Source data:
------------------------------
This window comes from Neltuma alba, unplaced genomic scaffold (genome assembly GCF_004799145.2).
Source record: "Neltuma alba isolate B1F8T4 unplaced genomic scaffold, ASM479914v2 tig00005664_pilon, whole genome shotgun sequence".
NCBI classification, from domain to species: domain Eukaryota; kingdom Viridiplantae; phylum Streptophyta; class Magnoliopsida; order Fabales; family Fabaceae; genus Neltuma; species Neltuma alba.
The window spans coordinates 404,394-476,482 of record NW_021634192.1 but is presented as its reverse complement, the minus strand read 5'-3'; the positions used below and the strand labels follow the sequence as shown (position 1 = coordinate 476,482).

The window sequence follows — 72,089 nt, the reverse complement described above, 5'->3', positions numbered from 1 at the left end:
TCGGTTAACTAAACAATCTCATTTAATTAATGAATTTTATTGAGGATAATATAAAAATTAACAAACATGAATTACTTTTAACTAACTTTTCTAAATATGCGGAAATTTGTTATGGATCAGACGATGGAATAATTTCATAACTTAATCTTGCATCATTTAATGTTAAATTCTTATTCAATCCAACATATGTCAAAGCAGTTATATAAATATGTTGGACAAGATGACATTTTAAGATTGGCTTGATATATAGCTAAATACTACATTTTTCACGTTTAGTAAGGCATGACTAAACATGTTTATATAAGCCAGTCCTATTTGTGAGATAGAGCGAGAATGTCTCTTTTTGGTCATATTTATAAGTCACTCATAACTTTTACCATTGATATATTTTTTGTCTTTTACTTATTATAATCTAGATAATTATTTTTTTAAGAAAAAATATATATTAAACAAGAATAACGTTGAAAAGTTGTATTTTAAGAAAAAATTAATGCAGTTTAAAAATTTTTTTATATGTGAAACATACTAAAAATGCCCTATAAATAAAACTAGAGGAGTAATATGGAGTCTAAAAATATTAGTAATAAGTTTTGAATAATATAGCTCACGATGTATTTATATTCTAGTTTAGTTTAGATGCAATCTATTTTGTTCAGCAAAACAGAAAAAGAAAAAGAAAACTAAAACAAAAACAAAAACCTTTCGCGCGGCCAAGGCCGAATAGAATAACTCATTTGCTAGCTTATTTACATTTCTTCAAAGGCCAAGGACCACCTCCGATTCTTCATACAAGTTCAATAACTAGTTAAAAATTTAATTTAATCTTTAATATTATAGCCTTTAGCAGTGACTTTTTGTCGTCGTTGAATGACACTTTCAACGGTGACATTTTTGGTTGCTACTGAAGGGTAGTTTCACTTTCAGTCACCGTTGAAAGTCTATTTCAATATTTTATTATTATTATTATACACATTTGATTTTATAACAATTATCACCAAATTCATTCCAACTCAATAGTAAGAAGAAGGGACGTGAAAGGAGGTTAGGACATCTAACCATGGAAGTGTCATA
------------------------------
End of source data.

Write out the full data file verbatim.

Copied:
This window comes from Neltuma alba, unplaced genomic scaffold (genome assembly GCF_004799145.2).
Source record: "Neltuma alba isolate B1F8T4 unplaced genomic scaffold, ASM479914v2 tig00005664_pilon, whole genome shotgun sequence".
NCBI classification, from domain to species: domain Eukaryota; kingdom Viridiplantae; phylum Streptophyta; class Magnoliopsida; order Fabales; family Fabaceae; genus Neltuma; species Neltuma alba.
The window spans coordinates 404,394-476,482 of record NW_021634192.1 but is presented as its reverse complement, the minus strand read 5'-3'; the positions used below and the strand labels follow the sequence as shown (position 1 = coordinate 476,482).

The window sequence follows — 72,089 nt, the reverse complement described above, 5'->3', positions numbered from 1 at the left end:
TCGGTTAACTAAACAATCTCATTTAATTAATGAATTTTATTGAGGATAATATAAAAATTAACAAACATGAATTACTTTTAACTAACTTTTCTAAATATGCGGAAATTTGTTATGGATCAGACGATGGAATAATTTCATAACTTAATCTTGCATCATTTAATGTTAAATTCTTATTCAATCCAACATATGTCAAAGCAGTTATATAAATATGTTGGACAAGATGACATTTTAAGATTGGCTTGATATATAGCTAAATACTACATTTTTCACGTTTAGTAAGGCATGACTAAACATGTTTATATAAGCCAGTCCTATTTGTGAGATAGAGCGAGAATGTCTCTTTTTGGTCATATTTATAAGTCACTCATAACTTTTACCATTGATATATTTTTTGTCTTTTACTTATTATAATCTAGATAATTATTTTTTTAAGAAAAAATATATATTAAACAAGAATAACGTTGAAAAGTTGTATTTTAAGAAAAAATTAATGCAGTTTAAAAATTTTTTTATATGTGAAACATACTAAAAATGCCCTATAAATAAAACTAGAGGAGTAATATGGAGTCTAAAAATATTAGTAATAAGTTTTGAATAATATAGCTCACGATGTATTTATATTCTAGTTTAGTTTAGATGCAATCTATTTTGTTCAGCAAAACAGAAAAAGAAAAAGAAAACTAAAACAAAAACAAAAACCTTTCGCGCGGCCAAGGCCGAATAGAATAACTCATTTGCTAGCTTATTTACATTTCTTCAAAGGCCAAGGACCACCTCCGATTCTTCATACAAGTTCAATAACTAGTTAAAAATTTAATTTAATCTTTAATATTATAGCCTTTAGCAGTGACTTTTTGTCGTCGTTGAATGACACTTTCAACGGTGACATTTTTGGTTGCTACTGAAGGGTAGTTTCACTTTCAGTCACCGTTGAAAGTCTATTTCAATATTTTATTATTATTATTATACACATTTGATTTTATAACAATTATCACCAAATTCATTCCAACTCAATAGTAAGAAGAAGGGACGTGAAAGGAGGTTAGGACATCTAACCATGGAAGTGTCATA